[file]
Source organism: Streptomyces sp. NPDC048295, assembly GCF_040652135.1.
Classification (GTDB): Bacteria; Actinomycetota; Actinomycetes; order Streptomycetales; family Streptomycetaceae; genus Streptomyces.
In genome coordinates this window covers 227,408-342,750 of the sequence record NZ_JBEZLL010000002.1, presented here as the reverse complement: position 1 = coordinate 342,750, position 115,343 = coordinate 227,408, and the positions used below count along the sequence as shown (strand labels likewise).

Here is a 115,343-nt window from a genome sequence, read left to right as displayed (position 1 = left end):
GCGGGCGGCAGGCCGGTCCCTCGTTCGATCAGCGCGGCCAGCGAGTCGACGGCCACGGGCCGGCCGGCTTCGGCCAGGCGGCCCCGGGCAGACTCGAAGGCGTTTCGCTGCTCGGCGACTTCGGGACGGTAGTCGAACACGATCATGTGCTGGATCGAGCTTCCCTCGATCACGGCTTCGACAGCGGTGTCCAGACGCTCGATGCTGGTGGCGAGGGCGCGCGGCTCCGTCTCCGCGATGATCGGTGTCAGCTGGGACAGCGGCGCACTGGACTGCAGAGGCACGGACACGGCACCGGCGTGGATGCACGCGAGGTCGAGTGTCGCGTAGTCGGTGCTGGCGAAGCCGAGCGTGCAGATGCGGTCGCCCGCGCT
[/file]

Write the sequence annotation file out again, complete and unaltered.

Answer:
Source organism: Streptomyces sp. NPDC048295, assembly GCF_040652135.1.
Classification (GTDB): Bacteria; Actinomycetota; Actinomycetes; order Streptomycetales; family Streptomycetaceae; genus Streptomyces.
In genome coordinates this window covers 227,408-342,750 of the sequence record NZ_JBEZLL010000002.1, presented here as the reverse complement: position 1 = coordinate 342,750, position 115,343 = coordinate 227,408, and the positions used below count along the sequence as shown (strand labels likewise).

Here is a 115,343-nt window from a genome sequence, read left to right as displayed (position 1 = left end):
GCGGGCGGCAGGCCGGTCCCTCGTTCGATCAGCGCGGCCAGCGAGTCGACGGCCACGGGCCGGCCGGCTTCGGCCAGGCGGCCCCGGGCAGACTCGAAGGCGTTTCGCTGCTCGGCGACTTCGGGACGGTAGTCGAACACGATCATGTGCTGGATCGAGCTTCCCTCGATCACGGCTTCGACAGCGGTGTCCAGACGCTCGATGCTGGTGGCGAGGGCGCGCGGCTCCGTCTCCGCGATGATCGGTGTCAGCTGGGACAGCGGCGCACTGGACTGCAGAGGCACGGACACGGCACCGGCGTGGATGCACGCGAGGTCGAGTGTCGCGTAGTCGGTGCTGGCGAAGCCGAGCGTGCAGATGCGGTCGCCCGCGCT